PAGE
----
By Kurt Chambliss & Anna O’Brien
Originally published in Western Real Estate Business.
Twin trends of an aging population and advances in medical care are influencing the increase TMC Financing is seeing in SBA 504 financing for assisted living facilities. In the past 12 months, we’ve had more assisted living loans authorized, for projects totaling nearly $27 million, than in the past three years combined.
Like hospitality, the assisted living industry dipped during the Recession. Now, just as the hotel industry is booming, we’re seeing an increase in SBA loan applications from businesses in the residential care space.
One of the reasons these projects are going with SBA financing is that many banks are not eager to lend to special purpose properties like residential care facilities.
The SBA 504 program allows banks to share the risk and have another underwriting team looking at the business. Think about it: if an assisted living facility loan has to be foreclosed, what happens to the residents? That’s a nightmare scenario no one wants. With an SBA 504 loan for this type of property, the typical structure is at least 15 percent down from the operating company, up to 35 percent from the SBA 504 lender and up to 50 percent from the conventional lender, so banks are able to keep the relationship but reduce the risk.
In California right now, assisted living is an extremely relevant industry. The Stanford Center for Longevity predicts the state’s population to age faster than that of the rest of the nation. By 2030, California’s population aged 65 or older is expected to double.
At TMC, we’re seeing the market respond. Half of our recent projects are new construction, and the facilities are definitely not your grandfather’s nursing home. The trend is to create an integrated community with higher-end, value-added amenities, a lot like boutique hotels. In fact, some of our clients are hoteliers who have partnered with doctors or nurses to deliver a whole new type of facility.
One $4.1 million project currently under construction near Sacramento is a family-run business. The daughter is a nurse; the father has owned hotels for more than 40 years and the son handles the finances. They specialize in providing dementia and Alzheimer’s care, targeting private pay patients seeking more personalized care than can be provided in larger institutions, and this is their second facility.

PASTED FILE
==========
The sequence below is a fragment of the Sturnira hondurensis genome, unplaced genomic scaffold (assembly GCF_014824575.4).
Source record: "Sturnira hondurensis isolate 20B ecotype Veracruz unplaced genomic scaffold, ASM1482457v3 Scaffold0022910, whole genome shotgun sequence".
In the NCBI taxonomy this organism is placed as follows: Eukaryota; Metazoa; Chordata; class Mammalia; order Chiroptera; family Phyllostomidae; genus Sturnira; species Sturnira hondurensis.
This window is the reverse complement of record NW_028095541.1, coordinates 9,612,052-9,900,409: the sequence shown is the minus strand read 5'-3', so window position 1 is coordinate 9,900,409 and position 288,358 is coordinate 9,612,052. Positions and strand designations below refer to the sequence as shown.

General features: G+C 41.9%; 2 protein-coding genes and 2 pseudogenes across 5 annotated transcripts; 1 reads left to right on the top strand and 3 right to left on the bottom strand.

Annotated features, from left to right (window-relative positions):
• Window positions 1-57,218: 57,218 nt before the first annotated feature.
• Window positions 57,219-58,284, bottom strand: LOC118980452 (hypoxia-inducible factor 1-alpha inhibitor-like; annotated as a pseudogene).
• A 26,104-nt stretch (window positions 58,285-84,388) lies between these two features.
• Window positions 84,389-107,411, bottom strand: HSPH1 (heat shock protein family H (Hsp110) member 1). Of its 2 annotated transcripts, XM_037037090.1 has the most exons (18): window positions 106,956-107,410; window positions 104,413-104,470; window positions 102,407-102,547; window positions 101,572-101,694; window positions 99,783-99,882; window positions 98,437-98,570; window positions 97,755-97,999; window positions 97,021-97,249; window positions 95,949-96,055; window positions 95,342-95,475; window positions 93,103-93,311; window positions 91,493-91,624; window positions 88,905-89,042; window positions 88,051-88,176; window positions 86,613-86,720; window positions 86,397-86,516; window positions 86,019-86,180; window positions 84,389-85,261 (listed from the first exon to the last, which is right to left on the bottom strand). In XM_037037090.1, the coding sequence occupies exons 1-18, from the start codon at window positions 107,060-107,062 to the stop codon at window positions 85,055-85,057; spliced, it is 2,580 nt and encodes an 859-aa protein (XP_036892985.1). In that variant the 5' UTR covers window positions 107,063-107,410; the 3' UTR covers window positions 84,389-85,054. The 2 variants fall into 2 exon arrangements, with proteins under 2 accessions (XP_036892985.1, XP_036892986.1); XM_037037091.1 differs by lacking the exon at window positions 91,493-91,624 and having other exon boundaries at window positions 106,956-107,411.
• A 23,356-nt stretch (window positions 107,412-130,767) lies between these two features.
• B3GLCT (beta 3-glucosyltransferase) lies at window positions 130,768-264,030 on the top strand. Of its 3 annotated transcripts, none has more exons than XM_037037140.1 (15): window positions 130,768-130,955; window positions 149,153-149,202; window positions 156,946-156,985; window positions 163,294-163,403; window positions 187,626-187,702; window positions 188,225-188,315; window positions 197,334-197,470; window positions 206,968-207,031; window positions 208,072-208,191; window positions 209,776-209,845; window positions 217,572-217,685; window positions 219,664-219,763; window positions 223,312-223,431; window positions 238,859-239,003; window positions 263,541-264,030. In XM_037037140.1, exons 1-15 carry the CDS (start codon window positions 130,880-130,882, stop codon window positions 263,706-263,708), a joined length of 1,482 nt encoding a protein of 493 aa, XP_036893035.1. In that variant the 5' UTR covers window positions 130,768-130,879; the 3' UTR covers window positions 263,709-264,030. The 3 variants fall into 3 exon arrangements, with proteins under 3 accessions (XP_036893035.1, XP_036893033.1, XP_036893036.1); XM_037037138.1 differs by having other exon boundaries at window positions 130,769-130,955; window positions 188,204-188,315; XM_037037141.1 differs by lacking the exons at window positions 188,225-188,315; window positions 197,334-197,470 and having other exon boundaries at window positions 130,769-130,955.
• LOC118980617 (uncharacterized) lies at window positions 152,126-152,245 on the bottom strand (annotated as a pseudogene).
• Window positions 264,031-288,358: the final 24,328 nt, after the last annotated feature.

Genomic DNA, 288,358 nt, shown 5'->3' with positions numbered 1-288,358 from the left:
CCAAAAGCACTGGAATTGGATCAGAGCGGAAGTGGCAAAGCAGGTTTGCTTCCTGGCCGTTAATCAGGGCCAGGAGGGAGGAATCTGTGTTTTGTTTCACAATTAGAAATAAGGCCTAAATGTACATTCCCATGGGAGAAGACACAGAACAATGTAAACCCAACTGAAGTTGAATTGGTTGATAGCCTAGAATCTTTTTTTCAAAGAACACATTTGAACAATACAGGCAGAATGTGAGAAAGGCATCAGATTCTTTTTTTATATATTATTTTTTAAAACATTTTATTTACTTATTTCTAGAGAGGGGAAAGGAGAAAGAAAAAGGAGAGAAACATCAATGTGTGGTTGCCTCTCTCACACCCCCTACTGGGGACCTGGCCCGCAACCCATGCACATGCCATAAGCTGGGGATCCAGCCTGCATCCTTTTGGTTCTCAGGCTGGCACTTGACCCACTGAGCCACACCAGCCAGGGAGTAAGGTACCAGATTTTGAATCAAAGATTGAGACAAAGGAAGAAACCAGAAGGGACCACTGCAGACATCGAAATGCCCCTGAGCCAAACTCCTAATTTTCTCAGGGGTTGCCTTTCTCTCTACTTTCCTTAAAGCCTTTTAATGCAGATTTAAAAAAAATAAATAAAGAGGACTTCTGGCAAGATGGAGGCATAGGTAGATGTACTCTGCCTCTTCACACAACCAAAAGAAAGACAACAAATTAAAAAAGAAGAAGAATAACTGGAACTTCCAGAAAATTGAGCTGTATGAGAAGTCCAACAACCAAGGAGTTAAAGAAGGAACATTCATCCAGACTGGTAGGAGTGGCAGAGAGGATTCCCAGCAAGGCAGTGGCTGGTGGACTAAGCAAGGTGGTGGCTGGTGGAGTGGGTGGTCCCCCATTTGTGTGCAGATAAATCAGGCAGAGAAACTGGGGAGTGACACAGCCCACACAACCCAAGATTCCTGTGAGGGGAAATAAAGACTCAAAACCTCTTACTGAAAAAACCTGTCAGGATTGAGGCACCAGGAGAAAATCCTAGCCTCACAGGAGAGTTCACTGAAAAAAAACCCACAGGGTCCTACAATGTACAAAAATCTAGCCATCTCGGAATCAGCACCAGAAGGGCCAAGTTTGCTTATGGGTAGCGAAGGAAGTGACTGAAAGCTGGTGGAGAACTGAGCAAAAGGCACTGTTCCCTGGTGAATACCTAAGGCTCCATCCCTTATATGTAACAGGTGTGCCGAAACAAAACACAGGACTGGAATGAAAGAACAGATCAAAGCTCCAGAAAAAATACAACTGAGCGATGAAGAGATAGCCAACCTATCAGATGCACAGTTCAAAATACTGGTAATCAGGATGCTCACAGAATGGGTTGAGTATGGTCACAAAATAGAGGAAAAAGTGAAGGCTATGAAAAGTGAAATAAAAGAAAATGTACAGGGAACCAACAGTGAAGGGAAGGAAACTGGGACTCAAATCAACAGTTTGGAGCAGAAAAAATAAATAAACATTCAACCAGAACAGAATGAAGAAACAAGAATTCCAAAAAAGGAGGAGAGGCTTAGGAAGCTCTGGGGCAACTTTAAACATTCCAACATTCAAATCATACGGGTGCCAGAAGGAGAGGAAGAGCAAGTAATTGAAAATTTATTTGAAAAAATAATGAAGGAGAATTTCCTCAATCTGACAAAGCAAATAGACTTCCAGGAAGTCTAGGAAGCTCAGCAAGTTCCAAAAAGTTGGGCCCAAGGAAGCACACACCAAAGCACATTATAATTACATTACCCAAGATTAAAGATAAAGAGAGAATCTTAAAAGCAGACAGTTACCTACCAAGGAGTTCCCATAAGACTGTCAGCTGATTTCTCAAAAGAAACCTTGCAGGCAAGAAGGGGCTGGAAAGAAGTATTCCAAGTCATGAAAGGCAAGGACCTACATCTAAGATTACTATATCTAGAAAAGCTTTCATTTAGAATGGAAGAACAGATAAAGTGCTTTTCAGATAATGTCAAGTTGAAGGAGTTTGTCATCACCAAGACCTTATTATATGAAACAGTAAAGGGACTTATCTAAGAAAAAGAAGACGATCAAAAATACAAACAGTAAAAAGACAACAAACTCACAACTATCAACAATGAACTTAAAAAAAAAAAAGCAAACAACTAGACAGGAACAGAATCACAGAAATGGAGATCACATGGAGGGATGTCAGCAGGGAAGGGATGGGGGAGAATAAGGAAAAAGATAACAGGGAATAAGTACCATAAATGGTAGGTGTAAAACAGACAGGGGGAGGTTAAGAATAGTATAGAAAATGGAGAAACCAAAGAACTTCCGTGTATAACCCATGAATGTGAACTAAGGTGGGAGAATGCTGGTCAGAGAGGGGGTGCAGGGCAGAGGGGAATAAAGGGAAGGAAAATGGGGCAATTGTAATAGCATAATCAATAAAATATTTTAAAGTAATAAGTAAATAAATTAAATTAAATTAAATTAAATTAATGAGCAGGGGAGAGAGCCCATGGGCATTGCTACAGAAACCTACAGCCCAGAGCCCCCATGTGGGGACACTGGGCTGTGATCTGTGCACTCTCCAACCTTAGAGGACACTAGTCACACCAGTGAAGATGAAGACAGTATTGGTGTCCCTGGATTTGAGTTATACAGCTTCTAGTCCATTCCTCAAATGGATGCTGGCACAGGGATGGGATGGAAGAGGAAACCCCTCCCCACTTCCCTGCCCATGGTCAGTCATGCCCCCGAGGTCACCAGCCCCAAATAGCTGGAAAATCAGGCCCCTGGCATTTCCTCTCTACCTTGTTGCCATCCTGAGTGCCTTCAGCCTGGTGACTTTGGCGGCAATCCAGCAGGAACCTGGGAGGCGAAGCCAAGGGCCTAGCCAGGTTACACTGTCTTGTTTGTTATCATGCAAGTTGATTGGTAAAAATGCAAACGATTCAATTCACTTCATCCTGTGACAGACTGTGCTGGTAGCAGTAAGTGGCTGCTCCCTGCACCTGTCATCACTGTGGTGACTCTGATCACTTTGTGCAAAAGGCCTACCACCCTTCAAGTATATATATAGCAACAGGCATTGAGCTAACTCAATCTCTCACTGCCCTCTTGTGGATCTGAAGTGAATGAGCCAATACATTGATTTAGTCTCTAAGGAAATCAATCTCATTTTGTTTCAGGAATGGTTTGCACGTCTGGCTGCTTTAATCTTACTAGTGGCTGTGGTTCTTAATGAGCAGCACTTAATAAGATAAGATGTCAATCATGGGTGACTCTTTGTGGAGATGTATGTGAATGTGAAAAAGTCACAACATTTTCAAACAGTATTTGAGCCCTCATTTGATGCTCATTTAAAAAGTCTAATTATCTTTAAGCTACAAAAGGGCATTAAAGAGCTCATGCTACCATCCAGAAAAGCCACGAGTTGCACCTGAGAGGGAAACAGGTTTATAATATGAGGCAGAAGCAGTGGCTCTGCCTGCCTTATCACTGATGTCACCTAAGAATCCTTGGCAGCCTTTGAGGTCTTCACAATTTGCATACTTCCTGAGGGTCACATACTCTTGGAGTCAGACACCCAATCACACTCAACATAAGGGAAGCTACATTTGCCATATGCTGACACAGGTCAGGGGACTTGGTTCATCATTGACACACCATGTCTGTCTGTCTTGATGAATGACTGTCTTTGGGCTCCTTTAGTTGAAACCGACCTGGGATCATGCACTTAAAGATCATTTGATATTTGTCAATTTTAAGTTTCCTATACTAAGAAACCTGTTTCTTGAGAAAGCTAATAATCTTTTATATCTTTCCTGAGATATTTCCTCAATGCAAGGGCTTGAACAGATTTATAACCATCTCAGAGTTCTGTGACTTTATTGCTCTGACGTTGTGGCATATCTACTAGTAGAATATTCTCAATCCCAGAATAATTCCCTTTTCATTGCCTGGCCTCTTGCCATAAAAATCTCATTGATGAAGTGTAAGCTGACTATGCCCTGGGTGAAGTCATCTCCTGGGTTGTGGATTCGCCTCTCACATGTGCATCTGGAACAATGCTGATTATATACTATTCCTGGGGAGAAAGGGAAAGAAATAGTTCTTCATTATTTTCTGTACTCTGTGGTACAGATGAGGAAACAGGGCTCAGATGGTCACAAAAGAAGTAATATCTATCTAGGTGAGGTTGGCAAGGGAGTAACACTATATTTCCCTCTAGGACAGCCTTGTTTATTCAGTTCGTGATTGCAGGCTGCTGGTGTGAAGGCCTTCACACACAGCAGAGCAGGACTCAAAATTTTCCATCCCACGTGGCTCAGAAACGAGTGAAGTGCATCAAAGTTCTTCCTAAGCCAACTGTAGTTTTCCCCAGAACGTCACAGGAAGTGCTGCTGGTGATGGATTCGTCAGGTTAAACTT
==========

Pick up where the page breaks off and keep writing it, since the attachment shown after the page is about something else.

Many of our SBA borrowers own more than one facility. Like independent hotels, there are economies of scale with multiple properties, as well as in turning around non-performing assets. For example, we have a client that bought an underutilized senior residential home in Vallejo, Calif. They renovated the facility and revamped the program, adding services and growing from eight residents to 23. Now they are expanding with the purchase of a facility in nearby Concord and another under-performing 37-room care center in Antioch. They see an opportunity for a return on their investments in value-added upgrades.
Going green is also an area that’s gaining attention from assisted living facility owners (again, a lot like the hotel industry). This makes SBA 504 financing particularly attractive because including energy efficiencies unlocks additional SBA financing and allows multiple projects to be financed. Even on older structures, upgrading lighting and appliances, or adding solar panels can qualify and pay off in savings and brand perception.
Another trend we’re seeing is in response to the desire to age in place: home health care businesses and adult day care centers. One loan we’re currently working on is for office space for a woman who started as a home health care franchisee 20 years ago. She now owns four locations and needs space to house administrative services.
For 2016 and beyond, we believe we’re in for significant growth in assisted living/residential care real estate.